Saturday, December 20, 2008

The Top 8 of 2008

This has been a tremendous year with the introduction of so many awe-inspiring events, people, place and ideas into my life. From promising clients to a new Commander-in-Chief--yes, there has been a whole lot to get really excited about. Even still, when I sat down to script this entry, I had to really think hard and select only eight of these people and/or things for my list of personal stand-outs for the last twelve months...Okay, so here we go!

Best restaurant: Mona's Cafe, New Orleans, Louisiana

Great food is one commodity that you will never find in short supply across southern Louisiana, and this city seems to be still hurting in a lot of way, New Orleans is a culinary mecca, filled to the brim with some of the best restaurants on the planet. That said, though, outsiders should never assume that the only thing done well in these parts (although I really do suggest that you try the shrimp-and-grits at Felix's and the Blue Plate). No, even here, in post-Katrina New Orleans, you can find the best Mediterranean and Middle Eastern restaurants that I've ever patronized: Mona's Cafe. There are couple of locations around town, but I am particularly found of the location on Frenchmen. The staff there is great, and the humus absolutely kicks ass! Well, so do the stuffed grape leaves, and I have to strongly recommend the fish, the chicken sharwma, the egg plant sandwich, the fried veggies, the baba ganoush, and...Wow, I think I am hungry now...

Best piece of art: Destino Paulista by Ryan McNure

No one should go through life thinking that I am a member of the avant garde, or that my depth of knowledge about the art world is anything more than cursory. In fact, I only know what I like, and the few artists and works with which I am familiar are mostly products of my liberal arts education. That said, this year, when I wanted to dress up my digs, I turned to my buddy Ryan McNure, and what resulted was nothing short of a phenomenon on canvas, a true festive of colors. Ryan turned an image from Sao Paolo into a one-of-a-kind piece of art that I am very proud to call my own.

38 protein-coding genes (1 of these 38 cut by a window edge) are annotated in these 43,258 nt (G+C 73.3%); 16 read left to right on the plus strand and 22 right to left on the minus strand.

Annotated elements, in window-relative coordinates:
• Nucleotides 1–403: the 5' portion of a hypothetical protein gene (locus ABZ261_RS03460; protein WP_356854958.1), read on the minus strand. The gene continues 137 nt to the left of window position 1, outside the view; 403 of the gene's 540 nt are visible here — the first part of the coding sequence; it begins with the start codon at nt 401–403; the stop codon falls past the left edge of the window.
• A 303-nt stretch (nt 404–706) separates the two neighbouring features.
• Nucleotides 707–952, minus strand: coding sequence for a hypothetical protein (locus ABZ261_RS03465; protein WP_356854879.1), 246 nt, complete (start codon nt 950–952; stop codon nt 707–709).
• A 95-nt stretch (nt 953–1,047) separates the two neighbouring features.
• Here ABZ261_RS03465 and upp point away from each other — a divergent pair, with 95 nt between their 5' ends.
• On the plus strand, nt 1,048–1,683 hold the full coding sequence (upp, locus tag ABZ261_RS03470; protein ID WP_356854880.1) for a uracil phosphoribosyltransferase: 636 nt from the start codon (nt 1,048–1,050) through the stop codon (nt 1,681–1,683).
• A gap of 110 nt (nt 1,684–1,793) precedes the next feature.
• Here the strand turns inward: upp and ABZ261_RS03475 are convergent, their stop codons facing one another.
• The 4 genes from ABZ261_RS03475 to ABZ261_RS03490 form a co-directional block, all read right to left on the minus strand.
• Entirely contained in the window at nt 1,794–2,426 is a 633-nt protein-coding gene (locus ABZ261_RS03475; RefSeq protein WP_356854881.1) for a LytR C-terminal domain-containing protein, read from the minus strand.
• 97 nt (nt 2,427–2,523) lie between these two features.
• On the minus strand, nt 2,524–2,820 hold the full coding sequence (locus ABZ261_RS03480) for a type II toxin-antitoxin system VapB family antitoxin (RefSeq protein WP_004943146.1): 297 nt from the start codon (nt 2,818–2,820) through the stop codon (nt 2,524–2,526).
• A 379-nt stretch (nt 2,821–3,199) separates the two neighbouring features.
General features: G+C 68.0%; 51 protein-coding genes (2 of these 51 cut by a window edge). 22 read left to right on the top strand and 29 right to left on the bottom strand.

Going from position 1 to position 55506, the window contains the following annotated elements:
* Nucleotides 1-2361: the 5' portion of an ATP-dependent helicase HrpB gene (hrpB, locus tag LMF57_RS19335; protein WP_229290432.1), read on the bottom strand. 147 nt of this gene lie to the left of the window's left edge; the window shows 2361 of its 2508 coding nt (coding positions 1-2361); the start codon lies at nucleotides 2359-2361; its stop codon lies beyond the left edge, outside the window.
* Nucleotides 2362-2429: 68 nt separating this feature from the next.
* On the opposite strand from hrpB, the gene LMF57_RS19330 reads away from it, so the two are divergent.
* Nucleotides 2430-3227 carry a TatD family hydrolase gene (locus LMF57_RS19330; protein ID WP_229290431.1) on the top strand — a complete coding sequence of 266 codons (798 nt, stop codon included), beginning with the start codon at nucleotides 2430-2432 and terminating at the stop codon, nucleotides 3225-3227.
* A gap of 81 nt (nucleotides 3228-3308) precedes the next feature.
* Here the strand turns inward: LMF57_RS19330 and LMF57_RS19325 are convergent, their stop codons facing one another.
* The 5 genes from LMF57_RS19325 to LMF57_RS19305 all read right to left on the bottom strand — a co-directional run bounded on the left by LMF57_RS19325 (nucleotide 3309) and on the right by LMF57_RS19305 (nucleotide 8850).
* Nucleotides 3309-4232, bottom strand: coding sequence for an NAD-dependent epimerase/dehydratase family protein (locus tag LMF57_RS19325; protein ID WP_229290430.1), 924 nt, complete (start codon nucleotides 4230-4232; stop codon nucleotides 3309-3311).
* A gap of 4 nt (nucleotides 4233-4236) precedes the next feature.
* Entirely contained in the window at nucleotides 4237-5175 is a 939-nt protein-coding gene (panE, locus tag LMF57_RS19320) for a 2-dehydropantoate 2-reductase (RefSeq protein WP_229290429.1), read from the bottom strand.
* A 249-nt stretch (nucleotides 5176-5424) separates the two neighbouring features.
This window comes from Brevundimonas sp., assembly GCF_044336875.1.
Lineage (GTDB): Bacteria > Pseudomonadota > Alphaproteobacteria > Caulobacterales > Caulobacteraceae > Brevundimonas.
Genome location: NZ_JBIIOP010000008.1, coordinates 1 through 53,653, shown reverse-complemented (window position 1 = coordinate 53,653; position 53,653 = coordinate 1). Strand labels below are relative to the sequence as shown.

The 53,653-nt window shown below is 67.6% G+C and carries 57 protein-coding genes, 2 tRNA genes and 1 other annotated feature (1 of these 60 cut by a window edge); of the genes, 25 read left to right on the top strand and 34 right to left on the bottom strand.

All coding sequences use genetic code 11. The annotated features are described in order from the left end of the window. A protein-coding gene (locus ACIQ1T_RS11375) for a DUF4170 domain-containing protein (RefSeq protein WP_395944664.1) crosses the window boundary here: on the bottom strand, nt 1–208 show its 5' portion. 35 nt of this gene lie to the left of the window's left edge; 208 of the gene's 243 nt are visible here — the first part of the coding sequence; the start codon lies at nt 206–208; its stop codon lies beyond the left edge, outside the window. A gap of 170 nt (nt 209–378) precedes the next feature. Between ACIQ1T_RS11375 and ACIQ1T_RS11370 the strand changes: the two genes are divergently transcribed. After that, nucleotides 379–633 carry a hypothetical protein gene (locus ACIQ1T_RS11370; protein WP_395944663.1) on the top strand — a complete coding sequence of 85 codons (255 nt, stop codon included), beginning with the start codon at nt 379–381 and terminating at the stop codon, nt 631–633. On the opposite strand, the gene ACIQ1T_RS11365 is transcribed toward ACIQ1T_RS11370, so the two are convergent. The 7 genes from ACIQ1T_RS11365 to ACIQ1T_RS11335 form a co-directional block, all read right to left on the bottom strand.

Most notable athlete: Deuce McAllister

Supermen do ride elevators--and anyone who knows me well enough knows exactly why I have said this in reference to Deuce McAllister, one of the most loved athletes in New Orleans. I would be in remiss to start spouting off sports stats on this athlete, given the fact that everyone knows that I'd rather be reading the WSJ than watching football. But what has impressed me about this guy--what makes him a true Superman--is his heart. Duece not only helped me out of a still-unexplained bind, but he has committed his success to causes benefiting so many underprivileged people across the radiant Southern Coast...For all of you people demanding to know what I want this Christmas, perhaps this is an idea: donate to Mr. McAllister's Catch 22 Foundation, and let's all become supermen.

The book of the year: The Shack

William P. Young has demonstrated that his creativity is quite boundless. This was one of the most imaginative and compelling books that I ever read. (Thanks, Mr. Fos.) In order to understand a tragedy that changes his life, the main character of the story receives an invitation to return to the epicenter of his suffering--an invitation from God! Once there, what he finds become spurs a conversation that speaks to more than his suffering but, convincingly, to every reader. I totally recommend this short book, but I will warn you now: plot a day for its reading, be/c you will not want to put it down.